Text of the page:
Stop what you're doing and look at your right arm.
How many moles can you count?
Counting the number of moles on a person's right arm could show a higher risk for melanoma or skin cancer, according to a new study from researchers at King's College London published in the British Journal of Dermatology. Having more than 11 moles on the right arm is a "strong predictor" of melanoma, according to the study.
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Researchers studied more than 3,500 female twins in the United Kingdom over a period of eight years. They collected information on the number of freckles and moles on 17 different parts of their bodies, as well as their skin type, hair and eye color. The study was later repeated on more than 400 men and women.
They found that of all the body parts studied, the right arm was the best predictor of the total number of moles on the body.
The more moles you have on your body, the higher the risk of melanoma. About 20 to 40 percent of skin cancer is thought to develop from pre-existing moles.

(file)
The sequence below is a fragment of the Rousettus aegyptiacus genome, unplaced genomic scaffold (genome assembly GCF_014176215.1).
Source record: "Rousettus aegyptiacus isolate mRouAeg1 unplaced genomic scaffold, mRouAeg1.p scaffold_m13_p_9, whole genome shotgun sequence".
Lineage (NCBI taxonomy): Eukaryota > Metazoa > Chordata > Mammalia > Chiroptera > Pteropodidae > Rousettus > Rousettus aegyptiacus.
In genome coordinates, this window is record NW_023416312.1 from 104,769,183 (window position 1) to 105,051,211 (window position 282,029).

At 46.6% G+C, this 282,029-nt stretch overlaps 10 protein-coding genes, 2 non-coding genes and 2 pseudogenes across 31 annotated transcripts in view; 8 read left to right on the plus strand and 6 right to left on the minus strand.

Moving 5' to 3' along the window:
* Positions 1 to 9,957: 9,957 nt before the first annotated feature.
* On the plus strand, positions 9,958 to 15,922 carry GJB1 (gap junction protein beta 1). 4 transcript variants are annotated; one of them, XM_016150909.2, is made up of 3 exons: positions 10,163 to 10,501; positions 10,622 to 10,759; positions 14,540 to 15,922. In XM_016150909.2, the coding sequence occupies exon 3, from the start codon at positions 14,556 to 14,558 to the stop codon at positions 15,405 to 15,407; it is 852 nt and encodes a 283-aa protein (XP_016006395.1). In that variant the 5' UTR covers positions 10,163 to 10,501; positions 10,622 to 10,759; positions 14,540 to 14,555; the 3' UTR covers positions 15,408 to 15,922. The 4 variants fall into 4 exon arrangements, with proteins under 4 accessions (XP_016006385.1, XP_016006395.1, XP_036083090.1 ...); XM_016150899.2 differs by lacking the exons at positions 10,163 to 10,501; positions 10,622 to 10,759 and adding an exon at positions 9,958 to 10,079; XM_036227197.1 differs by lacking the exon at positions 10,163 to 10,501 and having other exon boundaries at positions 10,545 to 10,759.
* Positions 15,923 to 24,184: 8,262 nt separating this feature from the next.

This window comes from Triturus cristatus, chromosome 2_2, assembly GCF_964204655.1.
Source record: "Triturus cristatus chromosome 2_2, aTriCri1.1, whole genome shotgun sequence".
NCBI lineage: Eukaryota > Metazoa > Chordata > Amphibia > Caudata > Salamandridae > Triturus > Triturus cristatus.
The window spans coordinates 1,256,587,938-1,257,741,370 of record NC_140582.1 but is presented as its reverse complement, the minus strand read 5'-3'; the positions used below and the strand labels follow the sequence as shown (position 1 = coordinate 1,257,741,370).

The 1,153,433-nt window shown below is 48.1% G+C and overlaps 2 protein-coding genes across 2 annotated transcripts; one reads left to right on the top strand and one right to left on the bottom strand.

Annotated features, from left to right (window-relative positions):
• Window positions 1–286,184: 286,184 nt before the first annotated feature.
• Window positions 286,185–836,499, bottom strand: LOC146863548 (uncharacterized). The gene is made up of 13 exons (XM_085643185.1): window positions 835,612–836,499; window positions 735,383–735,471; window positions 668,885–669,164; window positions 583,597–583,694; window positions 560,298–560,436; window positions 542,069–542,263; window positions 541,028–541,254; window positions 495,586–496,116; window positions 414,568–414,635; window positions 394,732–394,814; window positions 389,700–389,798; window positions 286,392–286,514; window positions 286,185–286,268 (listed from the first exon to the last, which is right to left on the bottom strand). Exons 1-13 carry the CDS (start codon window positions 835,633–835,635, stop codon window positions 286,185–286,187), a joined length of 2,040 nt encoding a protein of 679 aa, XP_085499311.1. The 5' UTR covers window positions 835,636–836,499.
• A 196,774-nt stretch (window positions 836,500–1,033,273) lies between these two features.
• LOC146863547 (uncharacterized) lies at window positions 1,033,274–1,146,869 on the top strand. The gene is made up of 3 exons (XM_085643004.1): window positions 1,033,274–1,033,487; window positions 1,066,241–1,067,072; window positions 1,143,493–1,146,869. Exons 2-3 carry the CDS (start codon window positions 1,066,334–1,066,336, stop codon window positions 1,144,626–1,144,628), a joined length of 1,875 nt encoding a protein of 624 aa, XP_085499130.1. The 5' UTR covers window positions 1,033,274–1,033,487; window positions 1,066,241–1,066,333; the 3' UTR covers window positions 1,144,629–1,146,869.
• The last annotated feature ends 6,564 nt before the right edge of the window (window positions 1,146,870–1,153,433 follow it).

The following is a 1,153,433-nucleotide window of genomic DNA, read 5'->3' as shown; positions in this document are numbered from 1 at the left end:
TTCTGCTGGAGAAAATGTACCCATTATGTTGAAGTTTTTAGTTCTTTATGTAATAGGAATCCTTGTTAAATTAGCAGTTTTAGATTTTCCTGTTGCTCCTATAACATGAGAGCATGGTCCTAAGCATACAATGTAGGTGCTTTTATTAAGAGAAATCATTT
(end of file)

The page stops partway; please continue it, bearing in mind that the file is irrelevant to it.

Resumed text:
Subjects in the study who had more than 11 moles on their right arms were more likely to have more than 100 moles on their whole bodies. In an earlier study conducted by researchers in Australia, having more than 100 moles on the body was found to increase the risk of melanoma by 11 times.
Lead author Simone Ribero of the department of twin research & genetic epidemiology at King's College said, "The findings could have a significant impact for primary care, allowing GPs to more accurately estimate the total number of moles in a patient extremely quickly via an easily accessible body part. This would mean that more patients at risk of melanoma can be identified and monitored."
But moles aren't the only risk factor for skin cancer.
According to Cancer Research UK, other risk factors for melanoma include having red or fair hair, fair skin, light-colored eyes or having had a sunburn in the past.
Dr. Claire Knight, health information manager for the group, praised the research but warned that "less than half of melanomas develop from existing moles. So it's important to know what's normal for your skin and to tell your doctor about any change in the size, shape, color or feel of a mole or a normal patch of skin. And don't just look at your arms — melanoma can develop anywhere on the body, and is most common on the trunk in men and the legs in women."